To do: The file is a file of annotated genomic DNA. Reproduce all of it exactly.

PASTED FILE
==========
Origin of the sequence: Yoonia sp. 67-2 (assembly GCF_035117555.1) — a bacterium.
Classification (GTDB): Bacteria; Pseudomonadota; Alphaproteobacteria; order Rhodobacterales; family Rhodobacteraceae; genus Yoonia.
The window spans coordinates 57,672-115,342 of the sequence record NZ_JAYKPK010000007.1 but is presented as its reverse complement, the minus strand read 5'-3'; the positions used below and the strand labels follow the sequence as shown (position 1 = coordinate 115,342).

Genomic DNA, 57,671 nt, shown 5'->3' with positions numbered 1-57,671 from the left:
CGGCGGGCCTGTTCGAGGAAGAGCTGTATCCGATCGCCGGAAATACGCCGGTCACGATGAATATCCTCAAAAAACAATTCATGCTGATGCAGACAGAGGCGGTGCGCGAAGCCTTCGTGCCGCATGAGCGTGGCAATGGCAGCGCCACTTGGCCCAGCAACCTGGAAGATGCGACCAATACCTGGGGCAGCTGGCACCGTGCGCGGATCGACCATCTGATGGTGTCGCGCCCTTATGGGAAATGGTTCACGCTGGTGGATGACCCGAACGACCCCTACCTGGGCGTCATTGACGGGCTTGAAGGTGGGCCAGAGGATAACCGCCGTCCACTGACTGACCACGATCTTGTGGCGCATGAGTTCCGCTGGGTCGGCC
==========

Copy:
Origin of the sequence: Yoonia sp. 67-2 (assembly GCF_035117555.1) — a bacterium.
Classification (GTDB): Bacteria; Pseudomonadota; Alphaproteobacteria; order Rhodobacterales; family Rhodobacteraceae; genus Yoonia.
The window spans coordinates 57,672-115,342 of the sequence record NZ_JAYKPK010000007.1 but is presented as its reverse complement, the minus strand read 5'-3'; the positions used below and the strand labels follow the sequence as shown (position 1 = coordinate 115,342).

Genomic DNA, 57,671 nt, shown 5'->3' with positions numbered 1-57,671 from the left:
CGGCGGGCCTGTTCGAGGAAGAGCTGTATCCGATCGCCGGAAATACGCCGGTCACGATGAATATCCTCAAAAAACAATTCATGCTGATGCAGACAGAGGCGGTGCGCGAAGCCTTCGTGCCGCATGAGCGTGGCAATGGCAGCGCCACTTGGCCCAGCAACCTGGAAGATGCGACCAATACCTGGGGCAGCTGGCACCGTGCGCGGATCGACCATCTGATGGTGTCGCGCCCTTATGGGAAATGGTTCACGCTGGTGGATGACCCGAACGACCCCTACCTGGGCGTCATTGACGGGCTTGAAGGTGGGCCAGAGGATAACCGCCGTCCACTGACTGACCACGATCTTGTGGCGCATGAGTTCCGCTGGGTCGGCC